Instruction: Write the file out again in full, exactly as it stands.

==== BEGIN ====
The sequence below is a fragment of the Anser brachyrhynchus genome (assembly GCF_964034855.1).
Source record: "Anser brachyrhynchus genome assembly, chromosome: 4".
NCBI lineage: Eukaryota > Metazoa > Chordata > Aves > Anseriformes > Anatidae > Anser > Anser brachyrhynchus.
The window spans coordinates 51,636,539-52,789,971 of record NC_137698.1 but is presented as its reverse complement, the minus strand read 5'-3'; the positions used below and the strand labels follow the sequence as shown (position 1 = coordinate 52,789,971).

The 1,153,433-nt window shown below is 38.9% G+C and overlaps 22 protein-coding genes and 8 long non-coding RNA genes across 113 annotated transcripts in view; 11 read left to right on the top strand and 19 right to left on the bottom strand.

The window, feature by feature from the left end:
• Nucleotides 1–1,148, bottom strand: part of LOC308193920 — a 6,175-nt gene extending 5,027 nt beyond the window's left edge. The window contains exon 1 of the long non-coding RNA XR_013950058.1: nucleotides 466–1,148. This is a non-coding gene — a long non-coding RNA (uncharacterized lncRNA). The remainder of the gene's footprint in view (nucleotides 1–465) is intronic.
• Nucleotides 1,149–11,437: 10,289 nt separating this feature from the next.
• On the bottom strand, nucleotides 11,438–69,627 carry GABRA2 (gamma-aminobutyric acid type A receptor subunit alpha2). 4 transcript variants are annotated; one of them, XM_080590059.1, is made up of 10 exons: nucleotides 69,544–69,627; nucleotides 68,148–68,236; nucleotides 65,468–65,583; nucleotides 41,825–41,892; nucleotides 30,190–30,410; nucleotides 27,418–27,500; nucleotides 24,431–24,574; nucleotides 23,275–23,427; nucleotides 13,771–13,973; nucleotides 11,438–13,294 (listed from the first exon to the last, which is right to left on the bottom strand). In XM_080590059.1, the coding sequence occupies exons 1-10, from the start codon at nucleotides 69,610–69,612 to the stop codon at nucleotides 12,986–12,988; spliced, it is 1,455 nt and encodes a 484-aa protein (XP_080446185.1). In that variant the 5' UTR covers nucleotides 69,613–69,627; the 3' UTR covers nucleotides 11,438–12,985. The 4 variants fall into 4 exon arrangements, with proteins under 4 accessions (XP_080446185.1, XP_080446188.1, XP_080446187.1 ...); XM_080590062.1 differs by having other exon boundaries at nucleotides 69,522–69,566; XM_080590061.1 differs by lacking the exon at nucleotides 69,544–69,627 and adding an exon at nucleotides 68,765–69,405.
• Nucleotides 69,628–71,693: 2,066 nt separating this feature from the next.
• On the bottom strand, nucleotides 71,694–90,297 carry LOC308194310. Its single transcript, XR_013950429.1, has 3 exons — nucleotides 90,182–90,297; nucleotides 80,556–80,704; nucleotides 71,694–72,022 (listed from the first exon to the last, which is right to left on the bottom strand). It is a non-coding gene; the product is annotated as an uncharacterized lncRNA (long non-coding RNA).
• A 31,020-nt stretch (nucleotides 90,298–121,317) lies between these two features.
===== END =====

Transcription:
The sequence below is a fragment of the Anser brachyrhynchus genome (assembly GCF_964034855.1).
Source record: "Anser brachyrhynchus genome assembly, chromosome: 4".
NCBI lineage: Eukaryota > Metazoa > Chordata > Aves > Anseriformes > Anatidae > Anser > Anser brachyrhynchus.
The window spans coordinates 51,636,539-52,789,971 of record NC_137698.1 but is presented as its reverse complement, the minus strand read 5'-3'; the positions used below and the strand labels follow the sequence as shown (position 1 = coordinate 52,789,971).

The 1,153,433-nt window shown below is 38.9% G+C and overlaps 22 protein-coding genes and 8 long non-coding RNA genes across 113 annotated transcripts in view; 11 read left to right on the top strand and 19 right to left on the bottom strand.

The window, feature by feature from the left end:
• Nucleotides 1–1,148, bottom strand: part of LOC308193920 — a 6,175-nt gene extending 5,027 nt beyond the window's left edge. The window contains exon 1 of the long non-coding RNA XR_013950058.1: nucleotides 466–1,148. This is a non-coding gene — a long non-coding RNA (uncharacterized lncRNA). The remainder of the gene's footprint in view (nucleotides 1–465) is intronic.
• Nucleotides 1,149–11,437: 10,289 nt separating this feature from the next.
• On the bottom strand, nucleotides 11,438–69,627 carry GABRA2 (gamma-aminobutyric acid type A receptor subunit alpha2). 4 transcript variants are annotated; one of them, XM_080590059.1, is made up of 10 exons: nucleotides 69,544–69,627; nucleotides 68,148–68,236; nucleotides 65,468–65,583; nucleotides 41,825–41,892; nucleotides 30,190–30,410; nucleotides 27,418–27,500; nucleotides 24,431–24,574; nucleotides 23,275–23,427; nucleotides 13,771–13,973; nucleotides 11,438–13,294 (listed from the first exon to the last, which is right to left on the bottom strand). In XM_080590059.1, the coding sequence occupies exons 1-10, from the start codon at nucleotides 69,610–69,612 to the stop codon at nucleotides 12,986–12,988; spliced, it is 1,455 nt and encodes a 484-aa protein (XP_080446185.1). In that variant the 5' UTR covers nucleotides 69,613–69,627; the 3' UTR covers nucleotides 11,438–12,985. The 4 variants fall into 4 exon arrangements, with proteins under 4 accessions (XP_080446185.1, XP_080446188.1, XP_080446187.1 ...); XM_080590062.1 differs by having other exon boundaries at nucleotides 69,522–69,566; XM_080590061.1 differs by lacking the exon at nucleotides 69,544–69,627 and adding an exon at nucleotides 68,765–69,405.
• Nucleotides 69,628–71,693: 2,066 nt separating this feature from the next.
• On the bottom strand, nucleotides 71,694–90,297 carry LOC308194310. Its single transcript, XR_013950429.1, has 3 exons — nucleotides 90,182–90,297; nucleotides 80,556–80,704; nucleotides 71,694–72,022 (listed from the first exon to the last, which is right to left on the bottom strand). It is a non-coding gene; the product is annotated as an uncharacterized lncRNA (long non-coding RNA).
• A 31,020-nt stretch (nucleotides 90,298–121,317) lies between these two features.